Tuesday, March 13, 2007

Glimpses of Peoples' Lives in Kerala and Karnataka

It is the people that we meet and their stories that make any place special. With a population of roughly eighty million in Kerala and Karnataka, there many people you could meet, but here is just a just a slice of life of some of the people we met in one month and their stories.

A photographer with a show coming up in Paris, who laughed when I offered him some old New Yorkers saying he had photographed for them. A man taking the revenue flow from his dad’s Delhi circus and investing in property and hotels. A woman building day spas aimed at the high tech crowd and international guests. A number of auto rickshaw drivers who are lucky to clear four dollars a day. A favorite auto rickshaw driver for several days who wouldn’t accept any extra rupees, but did finally agree to let us buy his daughter an English Dictionary. Another auto rickshaw driver who questioned why tourists always pay hotel bills without quibbling but bargain for less than one dollar with taxi drivers.

A family sleeping on the floor a derelict tea trader's building after their house was destroyed by the Tsunami but served us tea. A child who invited us in to the derelict building who simply, and proudly wanted to show off his homework. A man who invited us into his home, served us tea and wanted us to take some of his soy beans home and plant them. A former coffee picker who now runs a small resort and who announced "tonight I am chicken making” then prepared a luscious chicken tika masala meal. A town planning manager for Mysore who didn’t have a functioning computer in his entire office. Young waiters who also worked in call centers.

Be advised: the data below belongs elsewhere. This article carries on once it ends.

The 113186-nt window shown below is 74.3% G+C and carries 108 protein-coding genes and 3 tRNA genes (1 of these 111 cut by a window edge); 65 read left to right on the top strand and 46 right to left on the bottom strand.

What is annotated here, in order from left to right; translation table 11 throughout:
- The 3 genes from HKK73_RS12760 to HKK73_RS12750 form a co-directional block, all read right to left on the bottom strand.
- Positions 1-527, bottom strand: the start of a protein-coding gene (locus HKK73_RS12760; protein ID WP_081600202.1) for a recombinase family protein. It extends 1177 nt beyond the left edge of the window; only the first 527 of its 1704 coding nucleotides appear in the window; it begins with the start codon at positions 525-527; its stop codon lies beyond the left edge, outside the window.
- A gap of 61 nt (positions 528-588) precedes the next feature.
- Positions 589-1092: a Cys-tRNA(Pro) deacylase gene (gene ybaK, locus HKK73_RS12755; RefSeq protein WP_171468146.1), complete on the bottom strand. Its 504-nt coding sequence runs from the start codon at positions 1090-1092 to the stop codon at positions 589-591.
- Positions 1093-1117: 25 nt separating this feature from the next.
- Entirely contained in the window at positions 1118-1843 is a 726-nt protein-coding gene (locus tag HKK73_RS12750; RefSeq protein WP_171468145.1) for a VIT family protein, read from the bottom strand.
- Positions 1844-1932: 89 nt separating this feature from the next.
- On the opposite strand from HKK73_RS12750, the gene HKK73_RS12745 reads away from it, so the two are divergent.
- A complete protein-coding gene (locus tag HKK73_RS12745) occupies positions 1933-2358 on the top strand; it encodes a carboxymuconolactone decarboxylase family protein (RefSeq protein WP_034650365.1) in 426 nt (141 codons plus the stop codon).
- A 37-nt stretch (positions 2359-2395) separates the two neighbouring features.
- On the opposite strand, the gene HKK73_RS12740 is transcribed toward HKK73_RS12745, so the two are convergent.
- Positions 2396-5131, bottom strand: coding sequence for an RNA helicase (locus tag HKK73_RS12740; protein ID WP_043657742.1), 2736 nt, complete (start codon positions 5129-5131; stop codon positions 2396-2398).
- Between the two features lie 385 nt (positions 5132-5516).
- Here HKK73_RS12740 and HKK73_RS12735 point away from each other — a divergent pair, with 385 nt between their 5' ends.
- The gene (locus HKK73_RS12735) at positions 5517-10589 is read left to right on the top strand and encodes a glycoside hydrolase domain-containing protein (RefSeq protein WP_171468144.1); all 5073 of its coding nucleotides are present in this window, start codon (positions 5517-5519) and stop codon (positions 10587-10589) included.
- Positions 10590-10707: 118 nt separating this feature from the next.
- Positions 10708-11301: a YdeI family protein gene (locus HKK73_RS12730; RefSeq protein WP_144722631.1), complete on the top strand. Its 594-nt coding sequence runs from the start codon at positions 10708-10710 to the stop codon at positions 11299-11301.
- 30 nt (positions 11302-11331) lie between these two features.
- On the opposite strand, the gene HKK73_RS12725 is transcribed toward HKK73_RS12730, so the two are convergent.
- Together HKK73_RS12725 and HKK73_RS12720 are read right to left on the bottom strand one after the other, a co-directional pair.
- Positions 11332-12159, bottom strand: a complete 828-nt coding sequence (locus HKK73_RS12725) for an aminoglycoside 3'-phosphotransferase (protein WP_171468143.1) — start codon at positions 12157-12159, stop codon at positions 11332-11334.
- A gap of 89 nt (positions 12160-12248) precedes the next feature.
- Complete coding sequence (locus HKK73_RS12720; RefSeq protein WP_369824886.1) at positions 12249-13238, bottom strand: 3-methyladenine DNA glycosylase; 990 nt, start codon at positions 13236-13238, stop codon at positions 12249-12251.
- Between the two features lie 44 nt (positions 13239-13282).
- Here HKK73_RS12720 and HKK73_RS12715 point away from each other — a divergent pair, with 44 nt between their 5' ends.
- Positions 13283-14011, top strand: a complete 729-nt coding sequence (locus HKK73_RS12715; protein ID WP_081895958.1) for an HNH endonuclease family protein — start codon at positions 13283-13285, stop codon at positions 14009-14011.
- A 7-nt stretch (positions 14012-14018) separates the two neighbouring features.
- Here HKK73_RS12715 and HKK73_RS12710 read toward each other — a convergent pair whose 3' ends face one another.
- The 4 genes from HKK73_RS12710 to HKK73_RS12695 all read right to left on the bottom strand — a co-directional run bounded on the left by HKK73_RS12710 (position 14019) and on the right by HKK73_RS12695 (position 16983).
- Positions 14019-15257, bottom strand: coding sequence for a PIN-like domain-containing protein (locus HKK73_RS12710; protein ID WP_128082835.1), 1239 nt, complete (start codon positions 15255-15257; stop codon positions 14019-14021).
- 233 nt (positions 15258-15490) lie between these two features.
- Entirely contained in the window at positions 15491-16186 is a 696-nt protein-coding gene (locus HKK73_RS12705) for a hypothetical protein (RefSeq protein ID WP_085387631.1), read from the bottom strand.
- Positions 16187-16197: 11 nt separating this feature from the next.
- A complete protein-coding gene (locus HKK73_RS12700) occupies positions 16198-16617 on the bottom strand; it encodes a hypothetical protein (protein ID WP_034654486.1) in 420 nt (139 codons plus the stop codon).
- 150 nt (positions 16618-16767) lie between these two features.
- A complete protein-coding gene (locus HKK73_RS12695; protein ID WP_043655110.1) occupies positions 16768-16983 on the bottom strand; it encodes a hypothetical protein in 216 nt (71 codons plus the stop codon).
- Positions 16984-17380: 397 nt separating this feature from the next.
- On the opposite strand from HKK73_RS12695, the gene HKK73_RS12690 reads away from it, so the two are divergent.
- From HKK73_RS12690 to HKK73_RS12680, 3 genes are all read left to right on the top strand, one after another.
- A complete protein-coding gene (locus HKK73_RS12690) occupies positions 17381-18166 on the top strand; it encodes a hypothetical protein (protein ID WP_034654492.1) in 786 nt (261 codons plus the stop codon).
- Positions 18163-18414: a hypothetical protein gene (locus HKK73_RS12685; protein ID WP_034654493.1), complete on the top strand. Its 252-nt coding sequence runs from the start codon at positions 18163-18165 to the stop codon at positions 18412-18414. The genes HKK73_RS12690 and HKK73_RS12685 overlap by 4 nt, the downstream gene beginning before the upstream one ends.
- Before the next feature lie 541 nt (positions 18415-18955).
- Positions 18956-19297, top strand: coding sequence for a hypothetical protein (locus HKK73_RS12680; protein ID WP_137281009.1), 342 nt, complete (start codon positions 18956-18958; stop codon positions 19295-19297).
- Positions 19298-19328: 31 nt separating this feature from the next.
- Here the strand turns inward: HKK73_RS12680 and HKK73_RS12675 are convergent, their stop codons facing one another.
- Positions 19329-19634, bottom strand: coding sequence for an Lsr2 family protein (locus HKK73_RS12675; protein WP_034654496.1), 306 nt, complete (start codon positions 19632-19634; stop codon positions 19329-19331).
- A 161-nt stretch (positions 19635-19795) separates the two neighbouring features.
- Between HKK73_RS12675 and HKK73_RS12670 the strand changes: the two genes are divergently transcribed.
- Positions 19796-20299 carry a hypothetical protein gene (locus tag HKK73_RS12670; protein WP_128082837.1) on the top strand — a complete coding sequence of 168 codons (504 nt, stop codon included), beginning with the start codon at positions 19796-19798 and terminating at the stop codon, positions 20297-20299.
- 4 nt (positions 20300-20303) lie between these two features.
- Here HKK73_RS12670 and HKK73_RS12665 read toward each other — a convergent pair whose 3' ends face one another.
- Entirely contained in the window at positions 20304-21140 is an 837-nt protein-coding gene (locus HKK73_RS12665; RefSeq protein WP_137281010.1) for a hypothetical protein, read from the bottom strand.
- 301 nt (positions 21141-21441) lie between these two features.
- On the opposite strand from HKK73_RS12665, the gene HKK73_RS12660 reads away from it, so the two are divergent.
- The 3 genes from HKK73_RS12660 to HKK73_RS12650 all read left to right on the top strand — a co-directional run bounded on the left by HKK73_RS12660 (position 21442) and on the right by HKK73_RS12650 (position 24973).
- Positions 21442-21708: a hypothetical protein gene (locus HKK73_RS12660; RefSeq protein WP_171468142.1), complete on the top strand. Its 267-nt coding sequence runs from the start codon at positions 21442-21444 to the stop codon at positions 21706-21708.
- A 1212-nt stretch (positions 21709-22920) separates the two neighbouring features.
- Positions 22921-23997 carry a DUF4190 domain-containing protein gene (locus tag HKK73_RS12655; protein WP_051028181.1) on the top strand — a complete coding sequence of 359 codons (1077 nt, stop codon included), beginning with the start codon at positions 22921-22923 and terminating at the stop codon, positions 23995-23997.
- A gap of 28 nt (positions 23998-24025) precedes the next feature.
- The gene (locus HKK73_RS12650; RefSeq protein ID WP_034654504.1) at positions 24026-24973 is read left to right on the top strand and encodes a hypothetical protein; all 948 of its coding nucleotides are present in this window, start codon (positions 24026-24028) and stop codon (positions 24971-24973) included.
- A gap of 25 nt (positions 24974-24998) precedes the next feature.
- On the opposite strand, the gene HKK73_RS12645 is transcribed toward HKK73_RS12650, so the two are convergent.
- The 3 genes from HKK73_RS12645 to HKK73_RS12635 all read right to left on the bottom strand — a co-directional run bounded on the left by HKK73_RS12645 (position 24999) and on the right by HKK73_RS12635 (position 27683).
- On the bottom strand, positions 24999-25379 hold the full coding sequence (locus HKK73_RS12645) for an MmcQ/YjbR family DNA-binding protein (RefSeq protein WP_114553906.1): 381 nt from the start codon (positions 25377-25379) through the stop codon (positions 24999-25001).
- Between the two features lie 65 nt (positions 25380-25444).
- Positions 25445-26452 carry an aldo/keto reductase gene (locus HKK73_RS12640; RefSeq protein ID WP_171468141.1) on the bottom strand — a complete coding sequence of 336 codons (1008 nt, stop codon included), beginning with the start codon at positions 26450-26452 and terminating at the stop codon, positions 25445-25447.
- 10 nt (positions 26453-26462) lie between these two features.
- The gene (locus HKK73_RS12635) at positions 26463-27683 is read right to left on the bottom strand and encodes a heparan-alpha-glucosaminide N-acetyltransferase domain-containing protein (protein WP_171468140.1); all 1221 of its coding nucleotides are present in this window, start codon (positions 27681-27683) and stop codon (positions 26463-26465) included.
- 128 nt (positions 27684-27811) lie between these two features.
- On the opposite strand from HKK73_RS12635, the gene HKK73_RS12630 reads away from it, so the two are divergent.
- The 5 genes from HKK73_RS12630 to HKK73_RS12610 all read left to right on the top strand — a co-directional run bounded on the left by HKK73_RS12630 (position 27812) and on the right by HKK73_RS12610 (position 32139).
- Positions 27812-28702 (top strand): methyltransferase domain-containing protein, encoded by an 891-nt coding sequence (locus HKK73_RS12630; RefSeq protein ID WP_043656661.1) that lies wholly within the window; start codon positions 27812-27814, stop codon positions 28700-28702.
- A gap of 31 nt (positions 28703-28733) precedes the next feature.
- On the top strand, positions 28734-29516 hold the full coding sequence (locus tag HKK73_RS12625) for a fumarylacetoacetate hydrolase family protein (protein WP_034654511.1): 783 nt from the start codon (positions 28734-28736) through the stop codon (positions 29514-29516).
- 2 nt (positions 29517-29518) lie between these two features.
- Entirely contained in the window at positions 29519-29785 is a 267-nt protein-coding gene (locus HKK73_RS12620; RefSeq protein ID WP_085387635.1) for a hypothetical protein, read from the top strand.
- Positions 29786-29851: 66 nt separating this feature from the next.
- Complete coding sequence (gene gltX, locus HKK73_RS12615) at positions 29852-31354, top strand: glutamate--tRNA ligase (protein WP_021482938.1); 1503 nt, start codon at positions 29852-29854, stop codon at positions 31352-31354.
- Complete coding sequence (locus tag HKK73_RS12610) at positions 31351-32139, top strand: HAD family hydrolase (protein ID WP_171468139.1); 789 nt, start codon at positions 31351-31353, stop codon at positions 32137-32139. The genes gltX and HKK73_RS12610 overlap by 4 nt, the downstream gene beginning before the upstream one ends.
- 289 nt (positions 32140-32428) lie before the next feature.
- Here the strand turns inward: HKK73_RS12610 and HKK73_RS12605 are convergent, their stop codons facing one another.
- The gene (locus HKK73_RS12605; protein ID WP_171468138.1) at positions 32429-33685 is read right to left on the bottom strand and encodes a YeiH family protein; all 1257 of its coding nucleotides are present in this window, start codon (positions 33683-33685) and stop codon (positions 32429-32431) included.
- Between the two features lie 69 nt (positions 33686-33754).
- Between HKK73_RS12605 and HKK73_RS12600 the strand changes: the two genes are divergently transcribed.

A young man who aspired to earn enough to take his widowed mother to Brazil where she would be with family who also spoke Portuguese. A woman owner of a guest house who thought there could be disturbances if the film Water were shown in India. A uniformed police officer at a long line waiting at a pre paid taxi stand that insisted we walk instead of taking a taxi, which of course we did, laughing aloud at how the taxi business was losing with help like that, as we wandered lost around the city. A writer, who encouraged visitors to the touring photography show his writer and artists group had sponsored using a portrait of Sadaam on their poster, to write their opinions of the show in a guest book. A group of young journalists who wanted to interview us in a lovely park, asking “what did we think of India?” and exchanged email addresses with us.

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